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The Prodigal Stranger

The Last Good Man

By Linda Nagata

22 Jul, 2017

Military Speculative Fiction That Doesn't Suck

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Linda Nagata’s 2017 The Last Good Man is a standalone milSF novel.

Four months after Fatima Atwan was kidnapped by El-Hashem’s Al-Furat Coalition, the US State Department has done nothing to rescue her. Fatima’s desperate father turns to military contractor Requisite Operations to do what the State Department either can not or will not do: save the young woman.

By law, Requisite Operations (RO) cannot deliver a ransom. What the law will let them do is attempt a foray into the chaos left after Daesh’s collapse, a foray to retrieve Fatima. Hussam El-Hashem1 may be a mere bandit using religion as justification for robbery and slavery, but he’s no idiot. Not only is his location secret, it changes on a weekly basis.

It would take extraordinary resources to find him. Luckily for Fatima, RO has those resources.

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Mercy Mercy Show Me Mercy

This Gulf of Time and Stars  (Reunification, book 1)

By Julia E. Czerneda

21 Jul, 2017

A Year of Waterloo Region Speculative Fiction

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2015’s This Gulf of Time and Stars is the first book in Julie E. Czerneda’s Reunification series. It is set in her Clan Chronicles setting (first visited in her 1997 debut novel, A Thousand Words for Stranger).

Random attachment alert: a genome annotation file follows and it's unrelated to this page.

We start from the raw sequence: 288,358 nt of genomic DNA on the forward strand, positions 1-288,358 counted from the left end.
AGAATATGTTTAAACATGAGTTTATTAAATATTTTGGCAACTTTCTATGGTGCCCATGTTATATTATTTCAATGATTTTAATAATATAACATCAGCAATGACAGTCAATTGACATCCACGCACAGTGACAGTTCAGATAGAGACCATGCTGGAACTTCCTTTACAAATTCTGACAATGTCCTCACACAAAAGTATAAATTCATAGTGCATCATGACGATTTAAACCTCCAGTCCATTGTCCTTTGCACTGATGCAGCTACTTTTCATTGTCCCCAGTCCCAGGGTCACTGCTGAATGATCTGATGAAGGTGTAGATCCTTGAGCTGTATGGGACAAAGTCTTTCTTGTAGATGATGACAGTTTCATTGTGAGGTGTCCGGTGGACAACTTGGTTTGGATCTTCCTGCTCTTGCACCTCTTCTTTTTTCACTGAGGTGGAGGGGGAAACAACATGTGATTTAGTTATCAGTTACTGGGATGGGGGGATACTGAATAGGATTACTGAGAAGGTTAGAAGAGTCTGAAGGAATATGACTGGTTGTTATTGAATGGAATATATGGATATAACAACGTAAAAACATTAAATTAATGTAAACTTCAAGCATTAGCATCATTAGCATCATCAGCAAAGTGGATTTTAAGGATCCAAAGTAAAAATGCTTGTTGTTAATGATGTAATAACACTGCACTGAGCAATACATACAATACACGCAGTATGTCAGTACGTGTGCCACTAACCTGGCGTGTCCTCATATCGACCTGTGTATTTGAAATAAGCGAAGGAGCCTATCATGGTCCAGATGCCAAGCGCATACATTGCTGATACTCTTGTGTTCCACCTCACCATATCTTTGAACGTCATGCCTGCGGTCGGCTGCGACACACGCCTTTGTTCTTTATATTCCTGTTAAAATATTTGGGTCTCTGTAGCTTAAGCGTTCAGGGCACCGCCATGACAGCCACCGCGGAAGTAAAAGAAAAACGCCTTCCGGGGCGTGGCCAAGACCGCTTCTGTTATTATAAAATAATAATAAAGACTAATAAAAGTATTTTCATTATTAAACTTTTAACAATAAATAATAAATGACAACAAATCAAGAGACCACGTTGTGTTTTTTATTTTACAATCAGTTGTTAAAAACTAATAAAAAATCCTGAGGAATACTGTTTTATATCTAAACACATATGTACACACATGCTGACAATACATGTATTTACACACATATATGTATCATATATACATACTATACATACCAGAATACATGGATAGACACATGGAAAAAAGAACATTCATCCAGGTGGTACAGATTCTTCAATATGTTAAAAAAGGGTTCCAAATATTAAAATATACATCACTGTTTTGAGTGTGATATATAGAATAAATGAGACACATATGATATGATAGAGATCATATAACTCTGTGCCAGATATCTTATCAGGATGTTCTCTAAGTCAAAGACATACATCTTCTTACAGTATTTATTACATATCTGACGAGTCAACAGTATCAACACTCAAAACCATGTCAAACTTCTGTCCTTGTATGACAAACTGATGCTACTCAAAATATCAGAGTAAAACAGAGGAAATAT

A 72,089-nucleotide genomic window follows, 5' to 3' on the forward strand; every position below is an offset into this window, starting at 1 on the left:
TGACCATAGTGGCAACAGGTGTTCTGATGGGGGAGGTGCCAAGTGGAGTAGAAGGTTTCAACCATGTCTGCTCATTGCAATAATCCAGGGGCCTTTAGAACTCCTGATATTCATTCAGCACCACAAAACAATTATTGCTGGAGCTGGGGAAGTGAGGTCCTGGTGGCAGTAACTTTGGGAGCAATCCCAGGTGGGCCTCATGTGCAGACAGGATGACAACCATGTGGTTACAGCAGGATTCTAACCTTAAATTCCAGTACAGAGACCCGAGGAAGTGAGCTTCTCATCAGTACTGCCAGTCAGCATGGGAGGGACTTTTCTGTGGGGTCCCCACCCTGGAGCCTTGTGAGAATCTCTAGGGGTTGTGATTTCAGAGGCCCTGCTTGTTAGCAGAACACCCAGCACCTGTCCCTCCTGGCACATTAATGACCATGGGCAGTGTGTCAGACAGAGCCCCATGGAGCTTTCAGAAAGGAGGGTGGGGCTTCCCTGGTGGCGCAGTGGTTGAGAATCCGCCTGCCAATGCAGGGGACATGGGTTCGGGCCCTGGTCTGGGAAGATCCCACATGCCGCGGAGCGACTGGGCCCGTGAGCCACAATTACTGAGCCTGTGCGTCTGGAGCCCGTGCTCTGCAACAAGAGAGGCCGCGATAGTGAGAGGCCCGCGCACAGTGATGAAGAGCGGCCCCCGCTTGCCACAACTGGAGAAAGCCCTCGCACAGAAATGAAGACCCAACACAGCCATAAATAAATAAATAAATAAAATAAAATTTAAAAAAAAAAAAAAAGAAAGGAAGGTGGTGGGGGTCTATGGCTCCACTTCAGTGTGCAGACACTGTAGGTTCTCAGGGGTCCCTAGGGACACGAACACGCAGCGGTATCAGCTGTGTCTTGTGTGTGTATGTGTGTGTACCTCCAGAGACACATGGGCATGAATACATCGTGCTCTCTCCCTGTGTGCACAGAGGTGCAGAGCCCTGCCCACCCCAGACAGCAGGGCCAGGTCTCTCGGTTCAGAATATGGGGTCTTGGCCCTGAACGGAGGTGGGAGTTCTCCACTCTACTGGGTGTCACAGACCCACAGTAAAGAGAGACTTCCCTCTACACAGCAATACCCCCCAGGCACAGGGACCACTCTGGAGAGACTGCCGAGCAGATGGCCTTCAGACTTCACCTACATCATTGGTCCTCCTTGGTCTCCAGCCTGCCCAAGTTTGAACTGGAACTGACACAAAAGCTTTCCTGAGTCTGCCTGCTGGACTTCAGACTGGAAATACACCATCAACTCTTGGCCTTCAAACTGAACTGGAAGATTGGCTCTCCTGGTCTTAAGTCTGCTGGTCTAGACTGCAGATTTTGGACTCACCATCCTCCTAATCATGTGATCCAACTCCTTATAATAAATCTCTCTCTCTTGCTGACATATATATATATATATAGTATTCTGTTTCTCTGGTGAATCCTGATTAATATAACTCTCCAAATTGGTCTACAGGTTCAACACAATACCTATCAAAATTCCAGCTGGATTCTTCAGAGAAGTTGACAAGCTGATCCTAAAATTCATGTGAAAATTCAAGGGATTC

Refugees without history, the surprisingly humanoid Clan live unseen amongst humans, who in turn live in the vast multi-species galactic confederation, the Trade Pact. The Clan’s psychic assassins eliminate any person unlucky enough to discover the Clan’s existence. Or rather, the Clan once lived unseen amongst humans. Now they live out in the open, outed by a biological trap of their own creation.

The Clan breeding program was so successful at creating females of unparalleled psychic power that no male can survive breeding with them. Hoping that the Trade Pact’s vast R&D resources can overcome the reproductive bottleneck, the Clan revealed themselves and joined the Trade Pact.

The Clan may have traded gradual extinction for swift extermination.

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Scrawled Upon My Soul

Raven Stratagem  (Machineries of Empire, book 2)

By Yoon Ha Lee

18 Jul, 2017

Military Speculative Fiction That Doesn't Suck

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2017’s Raven Stratagem is the second novel in Yoon Ha Lee’s Machineries of Empire series. The first novel in the series, Ninefox Gambit, was reviewed here. Readers are well advised to read Ninefox Gambit before reading Raven Stratagem.

The Hexarchate is far too sensible to rely on the obedience of soldiers with free will. Instead, every soldier of the Kel has no choice in the matter, thanks to formation instinct conditioning. To see a superior officer is to be compelled to obey them. It’s a system designed to make mutiny impossible. For the person wearing senior officer Cheris’ body, it means that taking control of the Swanknot shipswarm is merely a matter of establishing that they are the undead General Shuos Jedao. Once they believe they are confronted with a general with three centuries of seniority, the hapless soldiers have no choice but to obey.

By the time the Hexarchate’s rulers discover what Jedao has done, he and his little fleet are long gone.